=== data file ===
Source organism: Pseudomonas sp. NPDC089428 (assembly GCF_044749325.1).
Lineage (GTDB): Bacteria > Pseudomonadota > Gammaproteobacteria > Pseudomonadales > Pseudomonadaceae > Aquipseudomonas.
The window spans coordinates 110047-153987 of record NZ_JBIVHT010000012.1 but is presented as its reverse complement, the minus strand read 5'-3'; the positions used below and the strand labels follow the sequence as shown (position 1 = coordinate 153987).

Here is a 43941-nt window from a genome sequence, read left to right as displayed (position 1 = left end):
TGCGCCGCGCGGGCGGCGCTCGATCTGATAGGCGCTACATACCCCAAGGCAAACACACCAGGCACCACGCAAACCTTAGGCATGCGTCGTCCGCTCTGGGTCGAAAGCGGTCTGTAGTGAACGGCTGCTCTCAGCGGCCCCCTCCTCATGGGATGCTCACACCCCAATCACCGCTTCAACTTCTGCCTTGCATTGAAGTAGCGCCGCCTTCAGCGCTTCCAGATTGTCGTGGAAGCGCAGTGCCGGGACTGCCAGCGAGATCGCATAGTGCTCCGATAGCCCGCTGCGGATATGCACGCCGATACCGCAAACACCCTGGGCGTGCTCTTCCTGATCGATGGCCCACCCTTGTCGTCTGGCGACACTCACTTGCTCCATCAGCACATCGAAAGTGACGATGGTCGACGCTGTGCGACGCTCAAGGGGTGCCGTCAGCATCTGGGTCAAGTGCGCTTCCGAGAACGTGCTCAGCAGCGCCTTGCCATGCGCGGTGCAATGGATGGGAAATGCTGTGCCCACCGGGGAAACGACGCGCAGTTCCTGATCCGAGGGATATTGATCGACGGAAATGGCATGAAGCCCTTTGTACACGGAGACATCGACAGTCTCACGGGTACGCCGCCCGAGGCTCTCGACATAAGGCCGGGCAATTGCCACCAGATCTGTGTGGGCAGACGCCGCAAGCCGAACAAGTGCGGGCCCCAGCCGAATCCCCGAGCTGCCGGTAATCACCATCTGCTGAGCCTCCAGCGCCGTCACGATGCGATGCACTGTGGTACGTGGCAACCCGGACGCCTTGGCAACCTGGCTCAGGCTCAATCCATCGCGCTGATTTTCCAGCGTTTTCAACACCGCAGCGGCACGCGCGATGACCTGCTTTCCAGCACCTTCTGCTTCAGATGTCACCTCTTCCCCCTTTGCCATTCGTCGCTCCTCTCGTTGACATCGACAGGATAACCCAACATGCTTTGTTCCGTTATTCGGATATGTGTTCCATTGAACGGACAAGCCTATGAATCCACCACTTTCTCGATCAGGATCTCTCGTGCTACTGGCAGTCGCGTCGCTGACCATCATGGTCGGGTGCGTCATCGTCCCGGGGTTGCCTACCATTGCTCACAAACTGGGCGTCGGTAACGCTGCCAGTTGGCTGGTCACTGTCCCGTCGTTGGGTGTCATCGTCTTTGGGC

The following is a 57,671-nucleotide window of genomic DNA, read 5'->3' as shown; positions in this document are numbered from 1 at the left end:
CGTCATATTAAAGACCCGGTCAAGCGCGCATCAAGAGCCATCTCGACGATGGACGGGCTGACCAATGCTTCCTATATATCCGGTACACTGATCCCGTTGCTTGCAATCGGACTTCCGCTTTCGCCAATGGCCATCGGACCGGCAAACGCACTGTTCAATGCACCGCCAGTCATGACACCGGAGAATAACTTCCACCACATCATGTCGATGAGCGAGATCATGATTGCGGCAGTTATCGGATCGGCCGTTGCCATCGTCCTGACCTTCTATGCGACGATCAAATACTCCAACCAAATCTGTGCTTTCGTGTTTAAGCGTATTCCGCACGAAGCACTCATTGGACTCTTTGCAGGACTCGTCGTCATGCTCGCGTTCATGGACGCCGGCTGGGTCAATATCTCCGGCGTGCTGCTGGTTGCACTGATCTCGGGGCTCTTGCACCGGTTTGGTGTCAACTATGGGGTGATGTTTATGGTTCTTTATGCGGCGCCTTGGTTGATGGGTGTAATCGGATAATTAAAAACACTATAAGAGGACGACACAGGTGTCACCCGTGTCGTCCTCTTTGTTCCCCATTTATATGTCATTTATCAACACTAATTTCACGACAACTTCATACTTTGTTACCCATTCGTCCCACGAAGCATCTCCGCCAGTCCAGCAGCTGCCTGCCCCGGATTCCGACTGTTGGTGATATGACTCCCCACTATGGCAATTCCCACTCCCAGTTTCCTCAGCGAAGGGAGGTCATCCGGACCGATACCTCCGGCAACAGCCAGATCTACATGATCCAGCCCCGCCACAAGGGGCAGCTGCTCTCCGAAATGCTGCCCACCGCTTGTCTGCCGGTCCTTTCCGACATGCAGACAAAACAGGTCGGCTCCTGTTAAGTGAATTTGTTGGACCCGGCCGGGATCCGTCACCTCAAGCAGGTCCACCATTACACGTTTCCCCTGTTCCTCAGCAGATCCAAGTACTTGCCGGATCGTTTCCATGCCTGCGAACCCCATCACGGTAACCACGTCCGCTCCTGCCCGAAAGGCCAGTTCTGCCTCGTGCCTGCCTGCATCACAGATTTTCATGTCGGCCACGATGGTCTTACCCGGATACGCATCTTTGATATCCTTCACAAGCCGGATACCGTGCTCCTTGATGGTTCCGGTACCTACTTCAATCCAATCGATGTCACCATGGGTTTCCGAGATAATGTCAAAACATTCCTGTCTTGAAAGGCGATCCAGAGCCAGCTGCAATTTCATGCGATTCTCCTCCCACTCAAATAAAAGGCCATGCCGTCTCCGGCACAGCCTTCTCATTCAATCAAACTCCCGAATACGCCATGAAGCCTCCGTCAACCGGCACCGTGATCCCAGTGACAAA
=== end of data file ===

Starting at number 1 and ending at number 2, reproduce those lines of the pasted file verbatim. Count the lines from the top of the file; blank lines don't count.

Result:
Source organism: Pseudomonas sp. NPDC089428 (assembly GCF_044749325.1).
Lineage (GTDB): Bacteria > Pseudomonadota > Gammaproteobacteria > Pseudomonadales > Pseudomonadaceae > Aquipseudomonas.